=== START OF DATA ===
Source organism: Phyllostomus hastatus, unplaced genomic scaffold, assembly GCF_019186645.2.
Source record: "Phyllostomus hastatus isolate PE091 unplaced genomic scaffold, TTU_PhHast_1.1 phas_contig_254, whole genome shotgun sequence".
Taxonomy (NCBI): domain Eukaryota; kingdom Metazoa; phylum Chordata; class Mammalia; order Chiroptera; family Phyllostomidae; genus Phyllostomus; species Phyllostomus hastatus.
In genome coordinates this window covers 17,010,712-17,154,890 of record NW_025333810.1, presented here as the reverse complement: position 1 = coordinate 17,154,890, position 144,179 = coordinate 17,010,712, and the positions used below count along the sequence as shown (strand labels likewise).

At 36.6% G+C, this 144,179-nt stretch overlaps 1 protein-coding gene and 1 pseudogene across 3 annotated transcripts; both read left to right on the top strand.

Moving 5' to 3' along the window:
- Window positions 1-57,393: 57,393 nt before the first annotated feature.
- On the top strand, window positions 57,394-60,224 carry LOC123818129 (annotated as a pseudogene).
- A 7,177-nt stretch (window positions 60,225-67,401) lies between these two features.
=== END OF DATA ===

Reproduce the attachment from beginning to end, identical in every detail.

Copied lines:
Source organism: Phyllostomus hastatus, unplaced genomic scaffold, assembly GCF_019186645.2.
Source record: "Phyllostomus hastatus isolate PE091 unplaced genomic scaffold, TTU_PhHast_1.1 phas_contig_254, whole genome shotgun sequence".
Taxonomy (NCBI): domain Eukaryota; kingdom Metazoa; phylum Chordata; class Mammalia; order Chiroptera; family Phyllostomidae; genus Phyllostomus; species Phyllostomus hastatus.
In genome coordinates this window covers 17,010,712-17,154,890 of record NW_025333810.1, presented here as the reverse complement: position 1 = coordinate 17,154,890, position 144,179 = coordinate 17,010,712, and the positions used below count along the sequence as shown (strand labels likewise).

At 36.6% G+C, this 144,179-nt stretch overlaps 1 protein-coding gene and 1 pseudogene across 3 annotated transcripts; both read left to right on the top strand.

Moving 5' to 3' along the window:
- Window positions 1-57,393: 57,393 nt before the first annotated feature.
- On the top strand, window positions 57,394-60,224 carry LOC123818129 (annotated as a pseudogene).
- A 7,177-nt stretch (window positions 60,225-67,401) lies between these two features.